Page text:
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Wednesday, September 29, 2010

Galactorrhea Causes

Galactorrhea is a milky nipple discharge unrelated to the normal milk production of breast-feeding. Galactorrhea itself isn't a disease, but it's a sign of an underlying problem. Although it occurs most often in women, galactorrhea can happen in men and even sometimes in infants.

Sometimes, the cause of galactorrhea can't be determined, and the condition goes away on its own.

Galactorrhea often results from too much prolactin — the hormone responsible for milk production (lactation) when you have a baby. Prolactin is produced by your pituitary gland, a marble-sized gland at the base of your brain that secretes and regulates several hormones.

Possible causes of galactorrhea include:

* Medications, such as certain tranquilizers, antidepressants and high blood pressure drugs
* Herbal supplements, such as fennel, anise or fenugreek seed
* Birth control pills
* A noncancerous pituitary tumor (prolactinoma) or other disorder of the pituitary gland
* An underactive thyroid (hypothyroidism)
* Chronic kidney disease
* Excessive breast stimulation, which may be associated with sexual activity, frequent breast self-exams, a skin rash on the chest or prolonged clothing friction
* Nerve damage to the chest wall from chest surgery, burns or other chest injuries
* Spinal cord surgery, injury or tumors

Idiopathic galactorrhea
Sometimes doctors can't find a cause for galactorrhea. This is called idiopathic galactorrhea, and it may just mean that your breast tissue is particularly sensitive to the milk-producing hormone prolactin in your blood. If you have increased sensitivity to prolactin, even normal prolactin levels can lead to galactorrhea.

Brown rice VS White rice in type 2 diabetes

Healthy eating plays a major role in diabetes prevention and management, as demonstrated by a new study published online by the Archives of Internal Medicine, suggesting that choosing brown rice over white rice may help reduce the risk of type 2 diabetes. But selecting the right type of rice isn't the only food choice you can make to help avoid the disease. To ward off diabetes—or keep it in check if you've already been diagnosed—consider adding the foods on the following slides to your diet.

Tuesday, September 28, 2010

Higher Healthcare Costs in 2011

WASHINGTON :- The amount employers spend on their workers' healthcare costs will reach a 5-year high in 2011, and employees will also face larger out-of-pocket costs for their medical care next year, according to a forecast released Monday by the consulting group Hewitt Associates.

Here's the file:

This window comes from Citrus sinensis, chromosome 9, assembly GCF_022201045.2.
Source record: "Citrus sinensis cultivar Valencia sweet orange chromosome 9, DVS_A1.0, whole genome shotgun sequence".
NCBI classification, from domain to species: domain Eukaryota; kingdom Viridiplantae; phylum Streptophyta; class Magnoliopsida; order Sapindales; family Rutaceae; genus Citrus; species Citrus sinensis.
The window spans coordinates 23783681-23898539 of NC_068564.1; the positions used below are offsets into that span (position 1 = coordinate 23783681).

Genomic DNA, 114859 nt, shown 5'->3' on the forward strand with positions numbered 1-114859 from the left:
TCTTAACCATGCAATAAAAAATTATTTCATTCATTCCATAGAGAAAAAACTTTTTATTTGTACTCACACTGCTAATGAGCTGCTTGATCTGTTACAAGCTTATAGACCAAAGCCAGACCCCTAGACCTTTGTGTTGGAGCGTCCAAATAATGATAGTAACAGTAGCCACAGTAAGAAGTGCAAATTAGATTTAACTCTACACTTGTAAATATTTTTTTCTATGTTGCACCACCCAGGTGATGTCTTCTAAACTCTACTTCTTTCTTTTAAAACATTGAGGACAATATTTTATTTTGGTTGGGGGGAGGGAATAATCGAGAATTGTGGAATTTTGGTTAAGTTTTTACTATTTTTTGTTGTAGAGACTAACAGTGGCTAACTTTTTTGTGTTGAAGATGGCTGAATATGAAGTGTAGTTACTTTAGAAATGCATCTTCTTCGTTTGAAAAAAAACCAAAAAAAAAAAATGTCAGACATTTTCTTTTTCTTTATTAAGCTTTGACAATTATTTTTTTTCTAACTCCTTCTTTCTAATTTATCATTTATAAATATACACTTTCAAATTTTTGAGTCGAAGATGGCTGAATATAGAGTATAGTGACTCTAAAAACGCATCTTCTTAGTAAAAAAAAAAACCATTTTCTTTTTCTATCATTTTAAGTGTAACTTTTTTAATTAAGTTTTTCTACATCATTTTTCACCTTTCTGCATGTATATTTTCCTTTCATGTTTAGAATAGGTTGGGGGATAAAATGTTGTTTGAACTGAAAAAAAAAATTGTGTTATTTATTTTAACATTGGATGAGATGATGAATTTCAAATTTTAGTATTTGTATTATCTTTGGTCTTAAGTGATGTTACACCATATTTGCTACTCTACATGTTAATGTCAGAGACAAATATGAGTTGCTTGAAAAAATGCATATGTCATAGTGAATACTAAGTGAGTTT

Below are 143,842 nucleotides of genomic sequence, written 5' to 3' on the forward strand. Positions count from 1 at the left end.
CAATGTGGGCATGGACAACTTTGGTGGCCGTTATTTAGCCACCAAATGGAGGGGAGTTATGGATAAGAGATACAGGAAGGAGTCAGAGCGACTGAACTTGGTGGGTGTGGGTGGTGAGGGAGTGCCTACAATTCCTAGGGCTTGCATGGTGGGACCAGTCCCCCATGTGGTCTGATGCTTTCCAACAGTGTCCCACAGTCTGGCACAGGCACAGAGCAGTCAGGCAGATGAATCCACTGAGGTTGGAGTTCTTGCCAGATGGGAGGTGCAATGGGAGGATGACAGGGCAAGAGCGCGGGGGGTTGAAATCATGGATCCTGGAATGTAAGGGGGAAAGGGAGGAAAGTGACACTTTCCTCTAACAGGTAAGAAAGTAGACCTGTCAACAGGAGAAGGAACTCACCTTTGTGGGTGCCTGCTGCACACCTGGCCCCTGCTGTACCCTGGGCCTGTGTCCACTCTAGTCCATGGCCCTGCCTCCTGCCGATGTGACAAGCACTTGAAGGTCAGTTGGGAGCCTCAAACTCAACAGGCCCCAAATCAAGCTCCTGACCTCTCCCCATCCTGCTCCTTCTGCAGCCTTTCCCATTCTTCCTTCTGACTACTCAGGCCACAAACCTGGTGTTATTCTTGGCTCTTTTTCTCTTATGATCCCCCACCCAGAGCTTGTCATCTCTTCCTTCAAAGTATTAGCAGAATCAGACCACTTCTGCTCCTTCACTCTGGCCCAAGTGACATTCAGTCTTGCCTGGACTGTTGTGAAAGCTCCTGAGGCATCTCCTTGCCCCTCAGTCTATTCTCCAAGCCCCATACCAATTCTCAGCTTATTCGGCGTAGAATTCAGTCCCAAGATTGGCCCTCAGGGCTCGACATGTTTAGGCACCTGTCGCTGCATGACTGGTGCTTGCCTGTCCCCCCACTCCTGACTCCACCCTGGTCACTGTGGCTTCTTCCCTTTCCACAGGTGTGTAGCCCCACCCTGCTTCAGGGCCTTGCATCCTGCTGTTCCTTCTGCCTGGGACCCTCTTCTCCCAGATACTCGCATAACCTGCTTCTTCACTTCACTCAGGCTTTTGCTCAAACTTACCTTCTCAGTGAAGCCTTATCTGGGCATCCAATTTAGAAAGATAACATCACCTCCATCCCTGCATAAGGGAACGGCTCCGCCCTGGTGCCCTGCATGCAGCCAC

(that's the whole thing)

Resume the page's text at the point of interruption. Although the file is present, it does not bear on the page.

Because of higher medical claim costs, an aging population, and changes under the new healthcare reform law, employers can expect to pay nearly 9% more toward their employees' healthcare costs than they did in 2010.

The findings are in line with a recent survey by the National Business Group on Health that asked large employers what they expected to pay for their workers' medical costs in 2011. The answer: about 9% more than in 2010.

The average total healthcare premium per employee working at a large firm will be $9,821 in 2011 -- up from $9,028 in 2010.

Employees will contribute, on average, $2,209, or 22.5% of the total premium, which is a few hundred dollars more than in 2010, when the average employee at a large firm paid 21.8% of their total premium, to total slightly less than $2,000. Once out-of-pocket costs for co-pays and deductibles are factored in, employees can expect to pay about $486 more than they paid toward their medical costs in 2010.

The authors of the Hewitt report say that the new figures mean that healthcare premiums have more than doubled in the past decade and employees' share of their medical costs will have more than tripled.

The high 2011 cost projections are based on a number of factors, the study authors said. For one, employers haven't hired many new employees in recent years, which has resulted in a slightly older work force that is more prone to expensive medical conditions.

Certain insurance market reforms contained in the Affordable Care Act (ACA) -- such as covering dependents until age 26 and eliminating lifetime and annual limits -- contributed to about 1% to 2% to the 9% increase in what employers are likely to pay in 2011.

"After 18 months of waiting for healthcare reform to play out, employers find themselves in a very challenging cost position for 2011," said Ken Sperling, Hewitt's healthcare practice leader, in a press release. "Reform creates opportunities for meaningful change in how healthcare is delivered in the U.S., but most of these positive effects won't be felt for a few years. In the meantime, employers continue to struggle to balance the significant healthcare needs of an aging work force with the economic realities of a difficult business environment."

Hewitt's data came from a database with detailed census, cost, and plan design information for 350 large U.S. employers representing 14.4 million participants and $51.9 billion in 2010 healthcare spending.

Monday, September 13, 2010

Cesarean Birth (C-section) Delivery & Birth

Wednesday, September 8, 2010

Water Liposuction - The Futuristic Technology is here

Water Liposuction or Water Assisted Liposuction with Body-Jet is the newest FDA approved liposuction. Unlike laser or other liposuction methods, the new technique uses water which is the most natural substance to our delicate body to loosen up fat from the connective tissue for easy removal. It is ultra safe and highly effective. People see results instantly and recover even faster.